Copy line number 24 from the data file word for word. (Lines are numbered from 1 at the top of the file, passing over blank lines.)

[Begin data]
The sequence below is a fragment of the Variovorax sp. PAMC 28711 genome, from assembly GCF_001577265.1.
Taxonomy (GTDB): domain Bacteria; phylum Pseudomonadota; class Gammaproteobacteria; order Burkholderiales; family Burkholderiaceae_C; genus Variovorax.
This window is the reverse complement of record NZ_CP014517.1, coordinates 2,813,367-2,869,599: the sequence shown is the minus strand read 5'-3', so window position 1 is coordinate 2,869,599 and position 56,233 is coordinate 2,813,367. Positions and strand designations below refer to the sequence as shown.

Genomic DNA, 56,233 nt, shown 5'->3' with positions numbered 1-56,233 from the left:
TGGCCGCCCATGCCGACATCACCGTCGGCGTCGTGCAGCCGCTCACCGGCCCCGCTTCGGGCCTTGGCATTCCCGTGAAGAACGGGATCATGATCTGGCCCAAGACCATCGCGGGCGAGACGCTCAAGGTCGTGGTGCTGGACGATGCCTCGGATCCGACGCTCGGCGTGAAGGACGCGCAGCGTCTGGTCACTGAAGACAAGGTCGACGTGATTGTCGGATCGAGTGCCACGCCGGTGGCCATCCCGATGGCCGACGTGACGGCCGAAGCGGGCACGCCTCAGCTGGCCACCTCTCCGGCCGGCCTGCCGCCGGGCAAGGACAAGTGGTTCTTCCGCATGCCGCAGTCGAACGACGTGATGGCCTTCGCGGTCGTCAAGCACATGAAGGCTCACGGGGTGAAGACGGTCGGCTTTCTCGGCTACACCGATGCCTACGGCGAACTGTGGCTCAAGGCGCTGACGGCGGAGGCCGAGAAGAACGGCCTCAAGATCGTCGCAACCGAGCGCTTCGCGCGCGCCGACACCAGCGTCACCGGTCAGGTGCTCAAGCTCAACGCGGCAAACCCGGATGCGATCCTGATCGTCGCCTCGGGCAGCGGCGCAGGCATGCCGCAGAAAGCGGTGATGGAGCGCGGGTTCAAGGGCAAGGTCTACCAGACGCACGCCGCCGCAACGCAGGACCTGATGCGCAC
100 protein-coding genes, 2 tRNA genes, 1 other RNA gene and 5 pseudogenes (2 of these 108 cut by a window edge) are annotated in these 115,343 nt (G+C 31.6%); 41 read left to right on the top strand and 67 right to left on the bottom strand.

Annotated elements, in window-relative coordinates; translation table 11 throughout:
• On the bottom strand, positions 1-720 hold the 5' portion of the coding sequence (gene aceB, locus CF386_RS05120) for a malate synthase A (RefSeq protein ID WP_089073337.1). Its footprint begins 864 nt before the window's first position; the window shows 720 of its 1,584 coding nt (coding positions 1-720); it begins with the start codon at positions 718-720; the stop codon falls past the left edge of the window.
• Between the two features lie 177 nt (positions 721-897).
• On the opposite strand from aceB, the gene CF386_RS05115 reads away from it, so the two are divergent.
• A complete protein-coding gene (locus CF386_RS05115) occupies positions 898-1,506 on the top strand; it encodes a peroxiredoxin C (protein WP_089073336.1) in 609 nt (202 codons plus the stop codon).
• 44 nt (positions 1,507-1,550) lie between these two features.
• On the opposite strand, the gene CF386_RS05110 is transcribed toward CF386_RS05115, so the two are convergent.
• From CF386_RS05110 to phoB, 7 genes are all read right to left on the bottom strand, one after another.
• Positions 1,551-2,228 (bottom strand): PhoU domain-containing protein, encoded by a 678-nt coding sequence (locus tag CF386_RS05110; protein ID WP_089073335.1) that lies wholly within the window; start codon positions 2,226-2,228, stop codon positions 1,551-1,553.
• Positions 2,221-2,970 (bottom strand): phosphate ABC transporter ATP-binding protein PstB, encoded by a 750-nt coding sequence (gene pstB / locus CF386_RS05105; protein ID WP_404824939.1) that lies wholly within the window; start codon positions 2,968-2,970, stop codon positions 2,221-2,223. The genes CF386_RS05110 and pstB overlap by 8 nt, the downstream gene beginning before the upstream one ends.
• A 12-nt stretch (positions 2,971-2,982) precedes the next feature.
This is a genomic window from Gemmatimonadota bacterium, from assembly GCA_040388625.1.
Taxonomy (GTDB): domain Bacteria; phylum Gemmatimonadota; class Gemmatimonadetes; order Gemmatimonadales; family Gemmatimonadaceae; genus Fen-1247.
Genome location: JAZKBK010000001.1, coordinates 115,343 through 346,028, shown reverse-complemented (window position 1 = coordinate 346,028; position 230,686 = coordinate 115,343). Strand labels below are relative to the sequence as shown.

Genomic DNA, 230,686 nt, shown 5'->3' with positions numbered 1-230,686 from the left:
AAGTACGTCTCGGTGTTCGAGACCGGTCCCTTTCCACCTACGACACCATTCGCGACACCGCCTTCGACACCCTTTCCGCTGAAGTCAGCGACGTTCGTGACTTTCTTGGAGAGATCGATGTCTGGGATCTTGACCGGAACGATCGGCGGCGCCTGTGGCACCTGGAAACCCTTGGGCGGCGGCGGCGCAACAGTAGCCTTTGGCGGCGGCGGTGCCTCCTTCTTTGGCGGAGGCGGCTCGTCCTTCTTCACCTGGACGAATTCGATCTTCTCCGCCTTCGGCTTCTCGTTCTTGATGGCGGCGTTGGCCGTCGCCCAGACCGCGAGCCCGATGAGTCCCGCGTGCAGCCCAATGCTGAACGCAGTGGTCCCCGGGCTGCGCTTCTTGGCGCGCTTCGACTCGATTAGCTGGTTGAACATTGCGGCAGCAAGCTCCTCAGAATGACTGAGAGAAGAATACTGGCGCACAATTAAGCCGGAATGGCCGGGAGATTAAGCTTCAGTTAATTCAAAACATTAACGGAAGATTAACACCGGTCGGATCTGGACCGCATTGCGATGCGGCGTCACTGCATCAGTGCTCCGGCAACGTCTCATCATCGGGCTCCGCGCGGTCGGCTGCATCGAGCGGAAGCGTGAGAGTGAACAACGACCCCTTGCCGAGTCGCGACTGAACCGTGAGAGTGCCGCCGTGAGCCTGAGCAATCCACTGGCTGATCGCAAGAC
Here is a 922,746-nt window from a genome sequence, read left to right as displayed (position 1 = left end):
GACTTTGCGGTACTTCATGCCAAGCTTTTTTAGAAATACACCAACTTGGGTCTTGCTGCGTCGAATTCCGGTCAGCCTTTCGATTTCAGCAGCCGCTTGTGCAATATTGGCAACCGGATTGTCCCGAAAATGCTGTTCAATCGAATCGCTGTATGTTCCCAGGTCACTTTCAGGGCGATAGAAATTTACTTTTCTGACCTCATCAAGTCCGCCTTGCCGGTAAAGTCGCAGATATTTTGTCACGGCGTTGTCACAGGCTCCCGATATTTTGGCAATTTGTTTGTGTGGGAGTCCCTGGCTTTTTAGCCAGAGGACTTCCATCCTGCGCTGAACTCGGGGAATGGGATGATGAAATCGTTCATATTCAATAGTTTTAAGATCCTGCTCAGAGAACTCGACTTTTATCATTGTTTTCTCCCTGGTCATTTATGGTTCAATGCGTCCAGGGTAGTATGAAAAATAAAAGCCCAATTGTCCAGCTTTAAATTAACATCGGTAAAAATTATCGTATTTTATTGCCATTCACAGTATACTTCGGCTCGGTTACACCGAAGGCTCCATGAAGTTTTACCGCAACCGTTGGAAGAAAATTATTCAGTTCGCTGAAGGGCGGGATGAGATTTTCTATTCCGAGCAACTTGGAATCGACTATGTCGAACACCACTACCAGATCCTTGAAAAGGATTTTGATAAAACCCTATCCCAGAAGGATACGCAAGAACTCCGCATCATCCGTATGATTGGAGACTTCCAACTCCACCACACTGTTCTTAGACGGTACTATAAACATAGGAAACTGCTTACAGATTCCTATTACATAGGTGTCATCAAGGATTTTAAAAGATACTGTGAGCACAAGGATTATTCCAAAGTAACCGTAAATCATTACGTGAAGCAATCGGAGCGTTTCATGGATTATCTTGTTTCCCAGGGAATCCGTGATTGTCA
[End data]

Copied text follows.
GACTTTGCGGTACTTCATGCCAAGCTTTTTTAGAAATACACCAACTTGGGTCTTGCTGCGTCGAATTCCGGTCAGCCTTTCGATTTCAGCAGCCGCTTGTGCAATATTGGCAACCGGATTGTCCCGAAAATGCTGTTCAATCGAATCGCTGTATGTTCCCAGGTCACTTTCAGGGCGATAGAAATTTACTTTTCTGACCTCATCAAGTCCGCCTTGCCGGTAAAGTCGCAGATATTTTGTCACGGCGTTGTCACAGGCTCCCGATATTTTGGCAATTTGTTTGTGTGGGAGTCCCTGGCTTTTTAGCCAGAGGACTTCCATCCTGCGCTGAACTCGGGGAATGGGATGATGAAATCGTTCATATTCAATAGTTTTAAGATCCTGCTCAGAGAACTCGACTTTTATCATTGTTTTCTCCCTGGTCATTTATGGTTCAATGCGTCCAGGGTAGTATGAAAAATAAAAGCCCAATTGTCCAGCTTTAAATTAACATCGGTAAAAATTATCGTATTTTATTGCCATTCACAGTATACTTCGGCTCGGTTACACCGAAGGCTCCATGAAGTTTTACCGCAACCGTTGGAAGAAAATTATTCAGTTCGCTGAAGGGCGGGATGAGATTTTCTATTCCGAGCAACTTGGAATCGACTATGTCGAACACCACTACCAGATCCTTGAAAAGGATTTTGATAAAACCCTATCCCAGAAGGATACGCAAGAACTCCGCATCATCCGTATGATTGGAGACTTCCAACTCCACCACACTGTTCTTAGACGGTACTATAAACATAGGAAACTGCTTACAGATTCCTATTACATAGGTGTCATCAAGGATTTTAAAAGATACTGTGAGCACAAGGATTATTCCAAAGTAACCGTAAATCATTACGTGAAGCAATCGGAGCGTTTCATGGATTATCTTGTTTCCCAGGGAATCCGTGATTGTCA